Douglas Fir Tree: Figurative Language

Photo of logs at the mill, with Douglas fir trees in the background

Image from the Sunday Oregonian, 1900.

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One of the major industries in Oregon is lumber. Oregon is one of the greenest states in the United States. Its history reflects a time when there was an excess of trees; as settlers realized the usefulness of lumber, over-cutting and negative lumber practices diminished the amount of trees in Oregon. This article provides an interesting account of the famous Douglas fir tree before Oregon transformed into a lumber-producing state. This lesson provides students with a direct connection to the state as well as its history. Additionally, students are exposed to figurative language. This lesson can be used within a poetry unit or a social studies unit, as it provides students with primary, relevant documents from Oregon’s history.

Oregon Common Core State Standards

Language Arts Standards:

  • ELA.L.4.5 Demonstrate understanding of figurative language, word relationships, and nuances in word meanings.
  • ELA.L.4.5a Explain the meaning of simple similes and metaphors (e.g., as pretty as a picture) in context.
  • ELS.W.4.3 Write narratives to develop real or imagined experiences or events using effective technique, descriptive details, and clear event sequences.
  • ELA.W.4.4 Produce clear and coherent writing in which the development and organization are appropriate to task, purpose, and audience.
  • ELA.W.4.5 With guidance and support from peers and adults, develop and strengthen writing as needed by planning, revising, and editing.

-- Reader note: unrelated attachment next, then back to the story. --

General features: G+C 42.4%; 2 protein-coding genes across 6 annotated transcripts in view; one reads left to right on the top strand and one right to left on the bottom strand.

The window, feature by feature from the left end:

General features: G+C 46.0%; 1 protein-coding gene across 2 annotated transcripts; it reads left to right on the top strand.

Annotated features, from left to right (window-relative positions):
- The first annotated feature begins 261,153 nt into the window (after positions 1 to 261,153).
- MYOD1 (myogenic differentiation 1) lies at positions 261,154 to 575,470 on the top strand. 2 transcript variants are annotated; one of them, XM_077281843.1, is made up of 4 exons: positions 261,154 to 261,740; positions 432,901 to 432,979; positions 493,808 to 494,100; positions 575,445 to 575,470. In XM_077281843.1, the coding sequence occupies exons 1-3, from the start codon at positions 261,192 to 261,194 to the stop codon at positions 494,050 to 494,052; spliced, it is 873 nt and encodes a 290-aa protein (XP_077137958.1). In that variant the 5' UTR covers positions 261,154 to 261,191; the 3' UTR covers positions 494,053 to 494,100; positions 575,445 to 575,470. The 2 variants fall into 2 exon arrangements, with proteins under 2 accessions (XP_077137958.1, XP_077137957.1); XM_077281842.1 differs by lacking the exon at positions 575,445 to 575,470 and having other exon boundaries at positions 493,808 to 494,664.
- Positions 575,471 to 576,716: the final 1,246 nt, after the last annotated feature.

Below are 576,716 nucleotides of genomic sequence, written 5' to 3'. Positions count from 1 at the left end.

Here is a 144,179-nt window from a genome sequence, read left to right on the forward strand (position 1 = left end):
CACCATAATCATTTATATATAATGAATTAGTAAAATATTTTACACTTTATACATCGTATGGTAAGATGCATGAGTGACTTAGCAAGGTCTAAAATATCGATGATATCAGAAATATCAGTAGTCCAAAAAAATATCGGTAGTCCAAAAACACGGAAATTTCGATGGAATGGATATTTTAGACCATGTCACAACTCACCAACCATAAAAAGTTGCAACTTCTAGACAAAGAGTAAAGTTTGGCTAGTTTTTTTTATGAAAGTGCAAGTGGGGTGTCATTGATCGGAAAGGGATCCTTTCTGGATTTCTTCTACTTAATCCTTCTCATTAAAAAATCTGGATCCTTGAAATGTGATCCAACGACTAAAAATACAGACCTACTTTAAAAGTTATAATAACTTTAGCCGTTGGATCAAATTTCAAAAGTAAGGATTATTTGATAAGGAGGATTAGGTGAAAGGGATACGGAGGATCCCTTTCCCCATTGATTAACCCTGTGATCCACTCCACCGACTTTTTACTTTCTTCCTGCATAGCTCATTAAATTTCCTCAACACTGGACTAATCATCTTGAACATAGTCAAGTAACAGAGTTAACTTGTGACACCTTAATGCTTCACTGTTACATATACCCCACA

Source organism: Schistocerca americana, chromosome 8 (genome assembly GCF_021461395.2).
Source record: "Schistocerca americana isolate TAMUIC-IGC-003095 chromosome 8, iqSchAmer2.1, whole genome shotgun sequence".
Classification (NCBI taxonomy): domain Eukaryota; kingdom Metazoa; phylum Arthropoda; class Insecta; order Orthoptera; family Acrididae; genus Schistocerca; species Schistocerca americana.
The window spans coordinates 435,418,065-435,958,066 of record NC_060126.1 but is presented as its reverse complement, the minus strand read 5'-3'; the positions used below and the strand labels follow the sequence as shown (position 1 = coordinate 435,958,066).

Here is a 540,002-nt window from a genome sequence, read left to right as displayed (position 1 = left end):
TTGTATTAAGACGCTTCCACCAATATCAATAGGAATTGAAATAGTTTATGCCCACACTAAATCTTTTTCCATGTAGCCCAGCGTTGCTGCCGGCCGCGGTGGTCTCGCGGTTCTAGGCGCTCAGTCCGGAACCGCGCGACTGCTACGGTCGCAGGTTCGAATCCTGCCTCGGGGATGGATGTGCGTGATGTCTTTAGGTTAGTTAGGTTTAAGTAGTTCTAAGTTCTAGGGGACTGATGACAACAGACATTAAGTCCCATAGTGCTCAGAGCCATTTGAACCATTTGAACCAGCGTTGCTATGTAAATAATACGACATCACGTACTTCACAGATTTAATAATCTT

• ELA.W.4.10 Write routinely over extended time frames (time for research, reflection, and revision) and shorter time frames (a single sitting or a day or two) for a range of discipline-specific tasks, purposes, and audiences.


Key Vocabulary

  • Metaphor
  • Simile
  • Figurative language
  • Descriptive word
  • Felling
  • Personification

Add any additional vocabulary terms from the article that may seem difficult to understand or are interesting.


  • Introduction: Using figurative language to not only engage audience, but also keep this level of engagement.
    • Some discussion questions to consider:
      • What kinds of books do you enjoy reading?
      • Why do you think you enjoy reading those books?
      • What does the author do to make it so interesting?
      • Which books do you not enjoy reading?
      • Why do you think you don’t enjoy reading those kinds of books?
    • Introduce figurative language: A writing style that uses a variety of descriptive words and tools, such as similes, metaphors, and personification, to depict a vivid image in the audience’s mind. In this form of writing, objects are given human qualities, an object is described in exaggeration, or events are described with action words of natural sounds.
      • Use this discussion time to remind students about prior lessons on writing styles.
      • Remind students that this kind of writing usually occurs in literature and fiction.
      • Create an anchor chart that students may refer to throughout the unit.